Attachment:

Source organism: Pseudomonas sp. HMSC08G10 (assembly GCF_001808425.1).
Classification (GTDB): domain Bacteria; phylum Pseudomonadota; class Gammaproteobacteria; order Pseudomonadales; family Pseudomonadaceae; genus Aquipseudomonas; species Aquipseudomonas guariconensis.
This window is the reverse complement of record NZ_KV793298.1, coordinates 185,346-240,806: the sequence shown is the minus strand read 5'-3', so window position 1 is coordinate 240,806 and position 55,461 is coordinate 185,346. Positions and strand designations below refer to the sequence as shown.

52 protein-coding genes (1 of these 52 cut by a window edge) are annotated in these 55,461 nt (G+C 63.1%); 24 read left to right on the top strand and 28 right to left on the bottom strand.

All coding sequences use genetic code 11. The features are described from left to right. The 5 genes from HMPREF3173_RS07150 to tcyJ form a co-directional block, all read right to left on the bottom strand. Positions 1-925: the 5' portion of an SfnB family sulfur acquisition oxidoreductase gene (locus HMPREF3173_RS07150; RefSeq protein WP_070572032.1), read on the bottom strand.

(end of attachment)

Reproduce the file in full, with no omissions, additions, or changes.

Source organism: Pseudomonas sp. HMSC08G10 (assembly GCF_001808425.1).
Classification (GTDB): domain Bacteria; phylum Pseudomonadota; class Gammaproteobacteria; order Pseudomonadales; family Pseudomonadaceae; genus Aquipseudomonas; species Aquipseudomonas guariconensis.
This window is the reverse complement of record NZ_KV793298.1, coordinates 185,346-240,806: the sequence shown is the minus strand read 5'-3', so window position 1 is coordinate 240,806 and position 55,461 is coordinate 185,346. Positions and strand designations below refer to the sequence as shown.

52 protein-coding genes (1 of these 52 cut by a window edge) are annotated in these 55,461 nt (G+C 63.1%); 24 read left to right on the top strand and 28 right to left on the bottom strand.

All coding sequences use genetic code 11. The features are described from left to right. The 5 genes from HMPREF3173_RS07150 to tcyJ form a co-directional block, all read right to left on the bottom strand. Positions 1-925: the 5' portion of an SfnB family sulfur acquisition oxidoreductase gene (locus HMPREF3173_RS07150; RefSeq protein WP_070572032.1), read on the bottom strand.